According to Jones, her breakthrough moment came this past November. As she tells it, “Accessadoor has really been built on coincidences and networking. In the fall, I spoke about my company at a DCC awards ceremony and had the chance to sit next to [Dutchess County Executive] Marc Molinaro. He immediately asked to set up a meeting with me to learn more about Accessadoor’s logistics. He and the rest of his team all loved my idea and actually increased the scope of where the app would be beta-tested.” Molinaro highlighted Jones’ work in his State of the County address on February 27, praising both her entrepreneurial spirit and her efforts to make Dutchess County more inclusive for all.
Jones is also quick to give credit to those in the Marist community who have helped her along the way. “[Associate Professor of Management] David Gavin has been a big influence on me. He’s been a great sounding board for my ideas.” Faculty members in the College’s Doctor of Physical Therapy program have been key collaborators in Jones’ work as well. She relates that “[Clinical Assistant Professor] Yvonne Egitto and [Assistant Professor] John McGee have both been extremely supportive, giving me ideas and helping me with a grant proposal. It’s such a coincidence because Yvonne was actually my physical therapist when I was five years old, and we reconnected here at Marist. Now I help her out with her classes.”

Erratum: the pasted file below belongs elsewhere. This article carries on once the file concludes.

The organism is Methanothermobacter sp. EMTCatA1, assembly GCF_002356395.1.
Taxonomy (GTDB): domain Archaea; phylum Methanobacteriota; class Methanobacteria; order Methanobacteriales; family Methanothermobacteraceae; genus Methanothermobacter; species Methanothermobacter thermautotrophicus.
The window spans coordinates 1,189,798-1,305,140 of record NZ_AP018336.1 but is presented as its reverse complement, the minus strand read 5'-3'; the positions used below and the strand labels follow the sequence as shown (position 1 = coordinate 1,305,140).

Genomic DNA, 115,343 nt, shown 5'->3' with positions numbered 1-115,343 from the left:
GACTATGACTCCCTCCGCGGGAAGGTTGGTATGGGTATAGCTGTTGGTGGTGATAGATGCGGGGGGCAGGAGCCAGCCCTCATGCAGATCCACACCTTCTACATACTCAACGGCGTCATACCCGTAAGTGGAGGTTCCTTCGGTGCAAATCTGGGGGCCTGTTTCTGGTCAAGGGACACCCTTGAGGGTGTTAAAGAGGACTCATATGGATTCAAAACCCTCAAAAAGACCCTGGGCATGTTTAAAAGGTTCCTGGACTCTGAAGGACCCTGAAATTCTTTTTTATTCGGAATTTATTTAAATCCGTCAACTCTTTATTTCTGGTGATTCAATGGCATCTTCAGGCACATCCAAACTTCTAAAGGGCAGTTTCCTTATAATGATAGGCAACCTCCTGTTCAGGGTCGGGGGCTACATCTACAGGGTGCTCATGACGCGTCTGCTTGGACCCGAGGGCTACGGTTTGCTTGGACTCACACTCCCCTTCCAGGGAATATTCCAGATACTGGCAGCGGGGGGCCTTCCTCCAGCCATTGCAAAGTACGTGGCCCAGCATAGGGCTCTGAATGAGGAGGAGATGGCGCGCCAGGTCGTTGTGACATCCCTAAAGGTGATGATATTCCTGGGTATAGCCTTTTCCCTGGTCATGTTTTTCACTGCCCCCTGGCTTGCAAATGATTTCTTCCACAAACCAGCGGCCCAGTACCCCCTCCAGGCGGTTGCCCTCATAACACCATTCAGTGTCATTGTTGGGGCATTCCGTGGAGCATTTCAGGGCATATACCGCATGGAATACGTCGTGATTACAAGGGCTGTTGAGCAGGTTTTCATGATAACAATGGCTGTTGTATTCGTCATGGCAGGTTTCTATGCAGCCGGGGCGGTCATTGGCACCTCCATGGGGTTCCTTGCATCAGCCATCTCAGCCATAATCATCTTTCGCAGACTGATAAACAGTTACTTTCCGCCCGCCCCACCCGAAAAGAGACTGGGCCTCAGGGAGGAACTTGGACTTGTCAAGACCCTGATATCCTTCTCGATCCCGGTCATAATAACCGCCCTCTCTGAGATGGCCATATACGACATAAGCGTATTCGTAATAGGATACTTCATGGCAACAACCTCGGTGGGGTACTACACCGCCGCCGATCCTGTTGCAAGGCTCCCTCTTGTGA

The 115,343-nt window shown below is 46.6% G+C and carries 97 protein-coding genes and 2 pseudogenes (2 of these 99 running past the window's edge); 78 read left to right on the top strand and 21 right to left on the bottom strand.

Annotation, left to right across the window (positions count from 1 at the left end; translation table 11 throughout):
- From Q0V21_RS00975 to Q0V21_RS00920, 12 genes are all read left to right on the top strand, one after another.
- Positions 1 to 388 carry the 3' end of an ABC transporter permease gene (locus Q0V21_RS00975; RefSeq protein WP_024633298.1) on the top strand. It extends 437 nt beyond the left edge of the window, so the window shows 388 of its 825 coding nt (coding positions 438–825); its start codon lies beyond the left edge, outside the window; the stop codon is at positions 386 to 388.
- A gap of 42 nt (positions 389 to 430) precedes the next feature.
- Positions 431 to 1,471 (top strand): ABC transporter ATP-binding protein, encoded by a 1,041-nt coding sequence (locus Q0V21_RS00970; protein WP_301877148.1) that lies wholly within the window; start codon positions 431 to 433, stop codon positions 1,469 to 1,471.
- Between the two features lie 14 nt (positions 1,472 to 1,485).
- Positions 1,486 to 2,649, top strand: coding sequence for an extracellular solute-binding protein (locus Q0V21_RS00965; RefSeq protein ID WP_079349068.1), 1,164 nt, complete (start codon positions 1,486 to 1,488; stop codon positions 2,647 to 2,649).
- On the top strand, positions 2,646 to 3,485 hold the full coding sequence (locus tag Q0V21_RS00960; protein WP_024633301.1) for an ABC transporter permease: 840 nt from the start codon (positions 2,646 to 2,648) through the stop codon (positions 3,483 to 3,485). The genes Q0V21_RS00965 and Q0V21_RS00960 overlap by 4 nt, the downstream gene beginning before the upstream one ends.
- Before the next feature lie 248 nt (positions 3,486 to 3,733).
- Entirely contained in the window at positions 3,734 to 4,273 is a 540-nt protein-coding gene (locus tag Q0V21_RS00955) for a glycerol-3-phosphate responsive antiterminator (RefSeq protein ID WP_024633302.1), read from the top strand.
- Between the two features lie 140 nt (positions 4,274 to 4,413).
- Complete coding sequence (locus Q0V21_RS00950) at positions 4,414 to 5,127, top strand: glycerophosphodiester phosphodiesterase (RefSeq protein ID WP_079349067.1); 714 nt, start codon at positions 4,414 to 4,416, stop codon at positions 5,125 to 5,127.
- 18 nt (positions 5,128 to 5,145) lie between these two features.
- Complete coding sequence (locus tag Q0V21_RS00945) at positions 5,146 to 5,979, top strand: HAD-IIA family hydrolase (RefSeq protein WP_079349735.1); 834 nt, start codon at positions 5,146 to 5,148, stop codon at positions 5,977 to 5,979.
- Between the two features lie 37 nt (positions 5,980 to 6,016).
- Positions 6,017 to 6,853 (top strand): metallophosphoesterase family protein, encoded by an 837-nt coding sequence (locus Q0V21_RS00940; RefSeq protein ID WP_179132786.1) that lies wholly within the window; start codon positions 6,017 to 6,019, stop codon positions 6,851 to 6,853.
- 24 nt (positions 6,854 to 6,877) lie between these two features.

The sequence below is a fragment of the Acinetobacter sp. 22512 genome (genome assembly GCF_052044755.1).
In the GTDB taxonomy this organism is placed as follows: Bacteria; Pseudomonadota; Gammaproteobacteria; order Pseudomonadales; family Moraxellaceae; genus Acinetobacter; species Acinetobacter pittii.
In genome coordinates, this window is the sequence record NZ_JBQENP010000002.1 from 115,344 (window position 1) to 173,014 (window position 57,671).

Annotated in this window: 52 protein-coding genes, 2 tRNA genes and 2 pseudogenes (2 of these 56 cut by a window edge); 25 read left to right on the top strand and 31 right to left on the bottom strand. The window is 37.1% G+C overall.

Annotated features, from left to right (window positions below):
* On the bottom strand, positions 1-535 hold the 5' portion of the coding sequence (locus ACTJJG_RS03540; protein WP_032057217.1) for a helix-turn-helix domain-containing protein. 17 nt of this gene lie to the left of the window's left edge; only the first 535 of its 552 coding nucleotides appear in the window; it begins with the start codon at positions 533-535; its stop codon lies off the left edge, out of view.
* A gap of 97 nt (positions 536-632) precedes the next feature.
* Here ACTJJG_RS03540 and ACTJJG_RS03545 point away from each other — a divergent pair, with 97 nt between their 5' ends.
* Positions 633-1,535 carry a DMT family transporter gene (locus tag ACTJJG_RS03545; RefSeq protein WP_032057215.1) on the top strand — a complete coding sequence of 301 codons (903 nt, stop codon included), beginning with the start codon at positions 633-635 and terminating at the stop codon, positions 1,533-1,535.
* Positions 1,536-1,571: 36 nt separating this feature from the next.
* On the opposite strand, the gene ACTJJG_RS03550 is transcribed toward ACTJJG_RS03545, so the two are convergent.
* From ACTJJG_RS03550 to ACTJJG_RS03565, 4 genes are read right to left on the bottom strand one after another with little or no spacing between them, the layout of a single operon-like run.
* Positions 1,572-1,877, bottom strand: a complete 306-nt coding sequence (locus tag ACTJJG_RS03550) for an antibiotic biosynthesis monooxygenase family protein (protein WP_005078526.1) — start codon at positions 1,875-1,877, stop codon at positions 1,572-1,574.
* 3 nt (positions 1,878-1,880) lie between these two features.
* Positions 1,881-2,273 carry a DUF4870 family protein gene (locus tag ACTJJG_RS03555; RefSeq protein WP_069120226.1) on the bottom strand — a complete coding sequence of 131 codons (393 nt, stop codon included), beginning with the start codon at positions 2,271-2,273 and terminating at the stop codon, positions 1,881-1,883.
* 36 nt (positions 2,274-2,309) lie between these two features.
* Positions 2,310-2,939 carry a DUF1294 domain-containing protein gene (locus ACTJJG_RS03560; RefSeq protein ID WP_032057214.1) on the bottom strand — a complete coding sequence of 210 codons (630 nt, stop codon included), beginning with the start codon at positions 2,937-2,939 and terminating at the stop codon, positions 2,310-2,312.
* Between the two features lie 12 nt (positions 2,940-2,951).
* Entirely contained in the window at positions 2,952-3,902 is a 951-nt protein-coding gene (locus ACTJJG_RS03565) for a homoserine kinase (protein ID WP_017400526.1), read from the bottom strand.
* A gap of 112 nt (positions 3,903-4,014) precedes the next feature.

Not one to rest on her laurels, Jones is already getting ready to pitch her next idea on April 12 at the 2019 New York Regional Business Plan Competition, which will again be hosted at Marist. Her project, “Piv-It,” was one of six proposals selected at the School of Management’s 3 Day Startup event this past fall. Jones’ concept is for a power wheelchair that features a seat that can swivel around without the base moving. As with Accessadoor, the idea came out of personal experience when she was sitting in a tightly crowded classroom. Says Jones, “People at the 3 Day Startup loved the idea and wondered how it didn’t exist already.”
As if starting companies didn’t keep her busy enough, Jones is active in Marist’s Commuter Club and is also an intern at the Eleanor Roosevelt Center at Val-Kill (ERVK). She was brought into ERVK as a special events/business intern, but her role has recently expanded. Says Jones, “ERVK asked me to speak at a special event on leadership for community college students, which I was proud to do since I began as a community college student myself.” Amid all the networking, Jones keeps herself grounded by spending time with Tanner and Sky, her two rescue dogs from North Carolina.
Looking ahead, Accessadoor is set to begin a 46-month beta-testing period to collect data and fix bugs. Jones estimates that between 40 and 50 people will be using the app during this testing period. If all goes well, she has already identified a manufacturing location for the device in nearby Highland. “My goal is for everything to be local,” says Jones. After graduation, she wants to be involved in start-ups either in the Hudson River Valley or in New York City. She adds, “I also want to help other young entrepreneurs. I have a passion for mentoring.” And, of course, she plans to continue growing Accessadoor. One thing is for certain – we haven’t heard the last of Dana Jones.